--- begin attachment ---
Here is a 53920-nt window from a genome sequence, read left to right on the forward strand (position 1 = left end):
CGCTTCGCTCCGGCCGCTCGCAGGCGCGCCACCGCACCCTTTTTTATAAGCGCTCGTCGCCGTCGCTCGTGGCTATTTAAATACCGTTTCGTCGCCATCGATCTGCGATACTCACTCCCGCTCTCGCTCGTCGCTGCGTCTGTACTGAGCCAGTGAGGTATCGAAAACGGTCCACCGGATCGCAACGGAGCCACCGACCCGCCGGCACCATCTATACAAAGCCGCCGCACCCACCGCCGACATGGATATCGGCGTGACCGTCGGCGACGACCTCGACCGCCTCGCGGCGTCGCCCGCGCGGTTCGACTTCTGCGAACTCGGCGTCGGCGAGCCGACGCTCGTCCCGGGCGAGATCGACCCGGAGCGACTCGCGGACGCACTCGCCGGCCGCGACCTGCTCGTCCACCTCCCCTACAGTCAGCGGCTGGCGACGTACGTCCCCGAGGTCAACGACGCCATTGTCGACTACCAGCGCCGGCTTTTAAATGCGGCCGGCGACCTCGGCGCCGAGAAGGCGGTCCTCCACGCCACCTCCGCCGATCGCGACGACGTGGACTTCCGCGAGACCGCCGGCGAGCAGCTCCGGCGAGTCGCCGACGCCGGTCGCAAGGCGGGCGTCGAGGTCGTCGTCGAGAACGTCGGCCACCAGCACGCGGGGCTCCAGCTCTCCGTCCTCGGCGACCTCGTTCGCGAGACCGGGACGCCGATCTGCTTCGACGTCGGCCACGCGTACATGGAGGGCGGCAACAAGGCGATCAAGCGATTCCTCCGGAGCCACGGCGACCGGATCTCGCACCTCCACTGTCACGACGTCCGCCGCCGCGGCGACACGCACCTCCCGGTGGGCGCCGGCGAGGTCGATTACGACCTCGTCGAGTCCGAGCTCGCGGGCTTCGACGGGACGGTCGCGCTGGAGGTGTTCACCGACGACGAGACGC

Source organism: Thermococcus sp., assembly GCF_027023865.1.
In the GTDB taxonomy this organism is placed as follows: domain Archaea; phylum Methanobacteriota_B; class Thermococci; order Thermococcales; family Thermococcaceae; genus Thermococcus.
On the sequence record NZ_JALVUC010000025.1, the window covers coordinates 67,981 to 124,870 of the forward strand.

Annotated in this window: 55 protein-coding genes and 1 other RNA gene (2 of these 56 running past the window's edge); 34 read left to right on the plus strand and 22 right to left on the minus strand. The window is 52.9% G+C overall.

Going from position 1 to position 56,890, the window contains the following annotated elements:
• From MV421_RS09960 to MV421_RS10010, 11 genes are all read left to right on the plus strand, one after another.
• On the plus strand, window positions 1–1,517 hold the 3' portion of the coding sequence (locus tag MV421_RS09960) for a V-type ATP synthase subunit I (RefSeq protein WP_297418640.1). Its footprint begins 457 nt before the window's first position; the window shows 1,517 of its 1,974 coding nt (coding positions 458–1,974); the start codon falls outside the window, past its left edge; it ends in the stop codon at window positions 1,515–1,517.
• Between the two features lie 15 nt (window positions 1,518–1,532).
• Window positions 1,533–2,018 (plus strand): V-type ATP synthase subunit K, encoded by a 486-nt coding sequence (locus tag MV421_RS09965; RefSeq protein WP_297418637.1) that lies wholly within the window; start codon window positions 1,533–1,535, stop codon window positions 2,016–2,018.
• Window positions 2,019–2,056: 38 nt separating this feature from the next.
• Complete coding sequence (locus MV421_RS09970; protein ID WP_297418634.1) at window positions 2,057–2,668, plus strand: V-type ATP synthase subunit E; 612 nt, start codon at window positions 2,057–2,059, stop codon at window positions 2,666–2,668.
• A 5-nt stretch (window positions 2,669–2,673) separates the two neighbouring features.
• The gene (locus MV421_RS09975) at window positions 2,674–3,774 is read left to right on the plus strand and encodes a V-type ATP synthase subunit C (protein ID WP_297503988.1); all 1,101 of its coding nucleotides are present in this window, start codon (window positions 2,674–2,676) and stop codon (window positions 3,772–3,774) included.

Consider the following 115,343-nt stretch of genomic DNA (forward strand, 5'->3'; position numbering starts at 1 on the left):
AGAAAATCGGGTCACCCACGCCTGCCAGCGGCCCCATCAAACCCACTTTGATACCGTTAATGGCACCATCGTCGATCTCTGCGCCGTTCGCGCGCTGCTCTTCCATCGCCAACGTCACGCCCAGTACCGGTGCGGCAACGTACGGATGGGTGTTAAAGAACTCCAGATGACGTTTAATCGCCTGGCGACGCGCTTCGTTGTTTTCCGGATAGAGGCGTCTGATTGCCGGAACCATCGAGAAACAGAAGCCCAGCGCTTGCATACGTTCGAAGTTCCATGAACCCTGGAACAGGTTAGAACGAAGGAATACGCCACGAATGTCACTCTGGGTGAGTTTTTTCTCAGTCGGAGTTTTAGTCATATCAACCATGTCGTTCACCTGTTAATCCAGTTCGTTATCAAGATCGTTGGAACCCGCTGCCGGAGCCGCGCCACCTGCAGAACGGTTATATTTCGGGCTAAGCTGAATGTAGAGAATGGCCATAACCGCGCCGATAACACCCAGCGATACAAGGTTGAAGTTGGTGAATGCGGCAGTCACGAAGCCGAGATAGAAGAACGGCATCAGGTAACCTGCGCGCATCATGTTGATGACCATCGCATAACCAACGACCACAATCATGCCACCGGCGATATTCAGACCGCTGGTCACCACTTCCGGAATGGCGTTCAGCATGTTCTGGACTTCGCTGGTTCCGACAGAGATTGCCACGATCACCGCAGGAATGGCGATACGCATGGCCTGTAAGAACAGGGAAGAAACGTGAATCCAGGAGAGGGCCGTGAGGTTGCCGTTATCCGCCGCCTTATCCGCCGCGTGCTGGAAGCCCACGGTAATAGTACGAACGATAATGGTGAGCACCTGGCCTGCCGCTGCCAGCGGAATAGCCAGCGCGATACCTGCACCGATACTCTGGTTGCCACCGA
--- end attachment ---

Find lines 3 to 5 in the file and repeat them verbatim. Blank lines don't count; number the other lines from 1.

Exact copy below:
Source organism: Thermococcus sp., assembly GCF_027023865.1.
In the GTDB taxonomy this organism is placed as follows: domain Archaea; phylum Methanobacteriota_B; class Thermococci; order Thermococcales; family Thermococcaceae; genus Thermococcus.
On the sequence record NZ_JALVUC010000025.1, the window covers coordinates 67,981 to 124,870 of the forward strand.